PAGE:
Victor Davis Hanson

Two and a half years ago, the U.S. pulled every soldier out of a mostly quiet Iraq. In the void, formerly al-Qaeda-affiliated terrorists calling themselves "The Islamic State of Iraq and Syria" are now tearing apart the country, leaving medieval savagery in their wake.

Obama partisans are blaming the Bush administration for going into Iraq in the first place. But critics counter that Obama wanted out of Iraq before the 2012 election at all costs. The result of that reckless skedaddle is that we have thrown away the hard work of the 2007-2008 surge that finally broke the back of both al-Qaeda and Iranian-backed Shiite terrorists.

Almost everyone faults Nouri al-Maliki, the ingrate Shiite prime minister of Iraq, who has serially trashed the American benefactors who liberated his country from Saddam Hussein's genocidal regime. Maliki has sabotaged every effort to bring Shiites and Sunnis tougher. Now he is desperate for American help to save his scalp. Iran may end up intervening, as Iraq is splitting into Kurdish, Shiite and Sunni warring states.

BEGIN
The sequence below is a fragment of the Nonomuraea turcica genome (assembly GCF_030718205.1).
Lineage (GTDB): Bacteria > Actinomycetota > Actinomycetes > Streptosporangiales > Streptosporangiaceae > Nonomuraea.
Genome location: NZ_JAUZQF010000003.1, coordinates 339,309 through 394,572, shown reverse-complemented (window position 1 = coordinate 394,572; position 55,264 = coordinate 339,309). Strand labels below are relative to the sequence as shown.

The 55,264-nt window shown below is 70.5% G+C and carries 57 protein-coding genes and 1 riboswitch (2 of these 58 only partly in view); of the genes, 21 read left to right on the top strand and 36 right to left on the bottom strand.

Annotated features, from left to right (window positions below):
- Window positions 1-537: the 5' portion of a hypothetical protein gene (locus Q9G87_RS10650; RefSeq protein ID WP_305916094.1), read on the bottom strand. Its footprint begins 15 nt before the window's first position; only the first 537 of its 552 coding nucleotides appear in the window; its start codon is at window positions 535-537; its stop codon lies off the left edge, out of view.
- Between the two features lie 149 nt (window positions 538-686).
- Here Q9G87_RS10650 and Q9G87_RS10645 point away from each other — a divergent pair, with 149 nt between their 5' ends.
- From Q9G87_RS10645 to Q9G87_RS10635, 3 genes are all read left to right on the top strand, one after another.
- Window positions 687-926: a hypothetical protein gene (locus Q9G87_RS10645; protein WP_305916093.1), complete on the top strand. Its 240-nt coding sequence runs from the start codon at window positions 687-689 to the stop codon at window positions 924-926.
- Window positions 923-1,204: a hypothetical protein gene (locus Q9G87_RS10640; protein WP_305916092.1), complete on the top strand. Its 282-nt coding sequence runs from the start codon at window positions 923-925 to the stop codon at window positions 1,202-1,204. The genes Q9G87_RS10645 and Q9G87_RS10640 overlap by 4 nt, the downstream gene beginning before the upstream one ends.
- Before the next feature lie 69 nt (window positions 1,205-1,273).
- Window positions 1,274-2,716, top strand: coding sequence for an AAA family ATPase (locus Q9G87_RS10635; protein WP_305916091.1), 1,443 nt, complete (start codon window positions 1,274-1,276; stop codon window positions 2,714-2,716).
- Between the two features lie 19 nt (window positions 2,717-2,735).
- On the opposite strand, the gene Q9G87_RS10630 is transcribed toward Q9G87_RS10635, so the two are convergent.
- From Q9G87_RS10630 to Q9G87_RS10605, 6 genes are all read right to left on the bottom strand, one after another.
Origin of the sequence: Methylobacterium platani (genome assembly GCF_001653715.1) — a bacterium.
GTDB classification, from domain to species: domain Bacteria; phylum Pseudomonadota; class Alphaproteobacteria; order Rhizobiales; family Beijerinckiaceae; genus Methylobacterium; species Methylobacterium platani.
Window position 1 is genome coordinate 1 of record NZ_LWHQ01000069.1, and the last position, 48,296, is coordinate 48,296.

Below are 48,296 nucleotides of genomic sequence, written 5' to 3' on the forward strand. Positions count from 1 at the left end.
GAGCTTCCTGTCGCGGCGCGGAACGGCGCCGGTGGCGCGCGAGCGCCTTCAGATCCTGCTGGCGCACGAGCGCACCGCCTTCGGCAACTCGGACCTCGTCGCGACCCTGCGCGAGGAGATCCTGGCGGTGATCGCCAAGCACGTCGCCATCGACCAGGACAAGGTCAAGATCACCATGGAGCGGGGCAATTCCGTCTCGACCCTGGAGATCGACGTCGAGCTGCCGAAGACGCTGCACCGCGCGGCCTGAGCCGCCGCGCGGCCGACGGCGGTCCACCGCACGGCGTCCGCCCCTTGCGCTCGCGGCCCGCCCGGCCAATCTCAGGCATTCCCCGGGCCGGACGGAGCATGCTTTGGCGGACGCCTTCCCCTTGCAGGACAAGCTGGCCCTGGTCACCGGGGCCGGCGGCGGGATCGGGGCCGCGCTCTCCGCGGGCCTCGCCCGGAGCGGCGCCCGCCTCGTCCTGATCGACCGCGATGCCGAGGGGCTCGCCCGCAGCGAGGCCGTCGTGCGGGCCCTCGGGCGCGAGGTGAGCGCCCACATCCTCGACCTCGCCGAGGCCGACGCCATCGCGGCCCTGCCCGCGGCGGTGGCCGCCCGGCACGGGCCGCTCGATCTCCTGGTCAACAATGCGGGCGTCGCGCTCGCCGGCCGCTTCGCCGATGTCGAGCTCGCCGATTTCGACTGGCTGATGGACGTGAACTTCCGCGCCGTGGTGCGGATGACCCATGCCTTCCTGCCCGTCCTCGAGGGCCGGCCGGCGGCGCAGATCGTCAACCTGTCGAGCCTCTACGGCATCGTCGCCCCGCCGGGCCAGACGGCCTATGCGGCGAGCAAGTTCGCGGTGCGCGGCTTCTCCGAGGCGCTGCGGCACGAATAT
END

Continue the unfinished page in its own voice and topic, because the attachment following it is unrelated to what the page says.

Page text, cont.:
President Obama has announced that we will pull all troops out of Afghanistan in 2016. But Afghanistan is even less stable now than Iraq was when we left. We can assume what Kabul will look like when the last American leaves.

Most believe that Libya is now worse off after the U.S. and European bombing of the Muammar Gaddafi regime that led to its removal and subsequent sectarian fighting. The U.S. was unwilling to send troops openly to restore order. The subsequent rise of al-Qaeda terrorists led to the destruction of the American consulate in Benghazi and the death of our ambassador and three other Americans.

Al-Qaeda affiliates have slowly taken over the resistance to the barbaric regime of Syrian President Bashar al-Assad. Syria is now a wasteland like Libya -- and perhaps soon most of the Middle East. Obama threatened to intervene, issued red-line threats, backed off, and then asked Russian President Vladimir Putin for face-saving help.

There is a common theme to the repeated messes in the Middle East. Invading countries such as Afghanistan and Iraq to topple genocidal anti-American tyrants doesn't result in long-term advantages unless there are years of American postwar occupation -- which is costly and deeply unpopular with voters.

Letting Middle East factions kill each other off -- and kill tens of thousands of innocents in their way -- poses a humanitarian disaster and can lead to the sort of chaotic badlands that allowed Osama bin Laden and his gangsters to plan attacks on the U.S.


Victor Davis Hanson

Victor Davis Hanson is a classicist and historian at the Hoover Institution, Stanford University, and a recipient of the 2007 National Humanities Medal.